It's interesting when a teenage agnostic and a federal judge understand the nature of the church better than do some church staff.
A plaintiff known as Doe 2 recently said that if s/he had to attend a high school graduation ceremony in a Christian church, s/he would be "forced to submit to a religious environment that … will make me feel extremely uncomfortable and offended."
Doe 2 (as in "John Doe") was one of five plaintiffs who sought an injunction against Enfield Public Schools to prevent them from holding the graduation ceremony in First Cathedral, a Christian Church. The judge granted the injunction, in part because she agreed that there was the "likelihood of irreparable harm" coming to the plaintiffs.
That phrase—"the likelihood of irreparable harm"—made me laugh when I first read it, but after examining the ruling, I understood. Doe 3 is Jewish and said s/he would not have attended the ceremony because s/he would "feel that the Cathedral is proselytizing its Christian beliefs … through its scriptures and symbols." A high school graduation is indeed an important cultural marker, so one can empathize how deeply disappointing it would be to miss it.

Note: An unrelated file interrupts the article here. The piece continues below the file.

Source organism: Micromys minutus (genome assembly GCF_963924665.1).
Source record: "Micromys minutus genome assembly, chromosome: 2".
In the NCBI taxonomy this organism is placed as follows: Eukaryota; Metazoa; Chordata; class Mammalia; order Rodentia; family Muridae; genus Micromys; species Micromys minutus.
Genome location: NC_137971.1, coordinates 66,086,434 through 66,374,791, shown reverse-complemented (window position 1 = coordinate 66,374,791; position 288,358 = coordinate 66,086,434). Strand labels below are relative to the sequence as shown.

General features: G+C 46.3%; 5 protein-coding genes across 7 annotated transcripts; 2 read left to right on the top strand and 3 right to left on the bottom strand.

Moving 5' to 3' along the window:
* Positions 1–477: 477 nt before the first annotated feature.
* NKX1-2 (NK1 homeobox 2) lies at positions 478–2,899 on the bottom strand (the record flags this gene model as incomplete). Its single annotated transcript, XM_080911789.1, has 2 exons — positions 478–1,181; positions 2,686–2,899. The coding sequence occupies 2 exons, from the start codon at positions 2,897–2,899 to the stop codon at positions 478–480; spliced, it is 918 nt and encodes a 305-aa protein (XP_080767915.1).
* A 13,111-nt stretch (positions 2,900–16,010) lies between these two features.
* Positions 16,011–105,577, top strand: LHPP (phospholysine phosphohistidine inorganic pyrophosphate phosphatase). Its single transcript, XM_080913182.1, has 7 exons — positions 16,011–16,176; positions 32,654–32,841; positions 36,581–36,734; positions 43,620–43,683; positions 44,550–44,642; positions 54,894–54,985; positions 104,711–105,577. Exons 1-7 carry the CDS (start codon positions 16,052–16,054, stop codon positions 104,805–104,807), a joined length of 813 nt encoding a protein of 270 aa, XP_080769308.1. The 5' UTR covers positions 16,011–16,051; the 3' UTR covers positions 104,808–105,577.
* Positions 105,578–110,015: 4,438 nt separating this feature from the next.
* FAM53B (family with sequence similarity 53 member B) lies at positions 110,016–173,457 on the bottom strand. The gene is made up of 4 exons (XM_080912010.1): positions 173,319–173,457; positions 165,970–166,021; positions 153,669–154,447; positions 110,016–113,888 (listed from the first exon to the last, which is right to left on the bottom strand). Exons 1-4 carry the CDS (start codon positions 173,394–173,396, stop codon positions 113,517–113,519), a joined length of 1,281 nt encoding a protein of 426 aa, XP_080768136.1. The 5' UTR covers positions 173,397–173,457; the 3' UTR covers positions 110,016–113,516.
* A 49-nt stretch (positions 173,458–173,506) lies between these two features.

But as I thought about it, I realized the judge said more than she knew, because it is true that those who spend time in church really do have the likelihood of experiencing irreparable harm—for one thing, they'll have to die to self. After all, it is the sovereign sphere of another Lord, who, like his title implies, makes unreasonable demands on his servants: expecting them to give away their wealth and to love their enemies.
The sovereignty of this Lord is announced in many ways in churches, in word and sacrament, to be sure. But it's also proclaimed ...1
Already a CT subscriber? Log in for full digital access.
Subscribe to Christianity Today and get access to this article plus 65+ years of archives.
- Home delivery of CT magazine
- Complete access to articles on ChristianityToday.com
- Over 120 years of magazine archives plus full access to all of CT’s online archives
- Learn more